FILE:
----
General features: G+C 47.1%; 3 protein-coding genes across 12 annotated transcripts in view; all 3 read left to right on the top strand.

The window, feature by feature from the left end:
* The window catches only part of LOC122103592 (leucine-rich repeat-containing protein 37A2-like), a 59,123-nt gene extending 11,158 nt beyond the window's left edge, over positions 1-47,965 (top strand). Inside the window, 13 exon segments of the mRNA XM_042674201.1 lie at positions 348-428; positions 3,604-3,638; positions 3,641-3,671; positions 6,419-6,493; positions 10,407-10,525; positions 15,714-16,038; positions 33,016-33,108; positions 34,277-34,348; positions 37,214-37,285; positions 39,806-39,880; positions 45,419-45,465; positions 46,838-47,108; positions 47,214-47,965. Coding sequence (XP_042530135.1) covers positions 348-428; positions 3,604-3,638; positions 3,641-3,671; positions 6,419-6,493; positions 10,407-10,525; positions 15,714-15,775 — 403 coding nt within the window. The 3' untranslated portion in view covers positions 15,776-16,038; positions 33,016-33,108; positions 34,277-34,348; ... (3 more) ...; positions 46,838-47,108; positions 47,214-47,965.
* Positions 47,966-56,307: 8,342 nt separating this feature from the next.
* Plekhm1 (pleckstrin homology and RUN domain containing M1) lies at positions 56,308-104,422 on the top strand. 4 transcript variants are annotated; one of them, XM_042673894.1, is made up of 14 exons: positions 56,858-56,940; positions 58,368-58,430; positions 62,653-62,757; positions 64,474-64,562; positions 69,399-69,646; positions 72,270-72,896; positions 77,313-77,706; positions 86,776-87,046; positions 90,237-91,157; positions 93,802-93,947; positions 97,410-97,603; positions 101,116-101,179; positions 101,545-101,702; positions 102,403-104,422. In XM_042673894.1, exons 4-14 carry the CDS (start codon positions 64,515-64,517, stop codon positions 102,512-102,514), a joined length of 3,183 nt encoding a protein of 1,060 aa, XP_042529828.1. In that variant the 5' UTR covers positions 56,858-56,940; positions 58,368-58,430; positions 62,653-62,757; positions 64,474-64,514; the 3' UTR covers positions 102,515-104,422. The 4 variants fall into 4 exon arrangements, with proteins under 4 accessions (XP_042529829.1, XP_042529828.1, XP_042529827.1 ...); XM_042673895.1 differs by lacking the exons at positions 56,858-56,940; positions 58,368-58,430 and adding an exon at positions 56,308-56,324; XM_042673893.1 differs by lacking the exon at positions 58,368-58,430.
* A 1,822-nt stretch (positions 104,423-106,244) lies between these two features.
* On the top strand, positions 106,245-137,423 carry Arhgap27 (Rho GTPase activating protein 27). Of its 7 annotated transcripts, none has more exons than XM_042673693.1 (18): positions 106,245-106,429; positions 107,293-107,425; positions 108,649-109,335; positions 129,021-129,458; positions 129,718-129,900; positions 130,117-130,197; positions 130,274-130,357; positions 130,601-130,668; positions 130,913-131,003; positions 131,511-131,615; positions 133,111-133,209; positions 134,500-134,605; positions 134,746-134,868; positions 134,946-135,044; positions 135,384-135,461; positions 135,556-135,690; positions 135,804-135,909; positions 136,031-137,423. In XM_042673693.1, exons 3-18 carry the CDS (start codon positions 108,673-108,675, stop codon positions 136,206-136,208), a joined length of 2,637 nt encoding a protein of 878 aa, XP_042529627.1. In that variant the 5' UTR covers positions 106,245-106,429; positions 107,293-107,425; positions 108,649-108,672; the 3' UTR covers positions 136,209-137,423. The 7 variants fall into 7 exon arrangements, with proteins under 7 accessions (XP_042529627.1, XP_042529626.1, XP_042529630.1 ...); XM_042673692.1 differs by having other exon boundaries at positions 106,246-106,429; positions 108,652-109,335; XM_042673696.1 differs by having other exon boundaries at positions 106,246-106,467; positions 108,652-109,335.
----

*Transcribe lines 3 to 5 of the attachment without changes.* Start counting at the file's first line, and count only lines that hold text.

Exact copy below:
* The window catches only part of LOC122103592 (leucine-rich repeat-containing protein 37A2-like), a 59,123-nt gene extending 11,158 nt beyond the window's left edge, over positions 1-47,965 (top strand). Inside the window, 13 exon segments of the mRNA XM_042674201.1 lie at positions 348-428; positions 3,604-3,638; positions 3,641-3,671; positions 6,419-6,493; positions 10,407-10,525; positions 15,714-16,038; positions 33,016-33,108; positions 34,277-34,348; positions 37,214-37,285; positions 39,806-39,880; positions 45,419-45,465; positions 46,838-47,108; positions 47,214-47,965. Coding sequence (XP_042530135.1) covers positions 348-428; positions 3,604-3,638; positions 3,641-3,671; positions 6,419-6,493; positions 10,407-10,525; positions 15,714-15,775 — 403 coding nt within the window. The 3' untranslated portion in view covers positions 15,776-16,038; positions 33,016-33,108; positions 34,277-34,348; ... (3 more) ...; positions 46,838-47,108; positions 47,214-47,965.
* Positions 47,966-56,307: 8,342 nt separating this feature from the next.
* Plekhm1 (pleckstrin homology and RUN domain containing M1) lies at positions 56,308-104,422 on the top strand. 4 transcript variants are annotated; one of them, XM_042673894.1, is made up of 14 exons: positions 56,858-56,940; positions 58,368-58,430; positions 62,653-62,757; positions 64,474-64,562; positions 69,399-69,646; positions 72,270-72,896; positions 77,313-77,706; positions 86,776-87,046; positions 90,237-91,157; positions 93,802-93,947; positions 97,410-97,603; positions 101,116-101,179; positions 101,545-101,702; positions 102,403-104,422. In XM_042673894.1, exons 4-14 carry the CDS (start codon positions 64,515-64,517, stop codon positions 102,512-102,514), a joined length of 3,183 nt encoding a protein of 1,060 aa, XP_042529828.1. In that variant the 5' UTR covers positions 56,858-56,940; positions 58,368-58,430; positions 62,653-62,757; positions 64,474-64,514; the 3' UTR covers positions 102,515-104,422. The 4 variants fall into 4 exon arrangements, with proteins under 4 accessions (XP_042529829.1, XP_042529828.1, XP_042529827.1 ...); XM_042673895.1 differs by lacking the exons at positions 56,858-56,940; positions 58,368-58,430 and adding an exon at positions 56,308-56,324; XM_042673893.1 differs by lacking the exon at positions 58,368-58,430.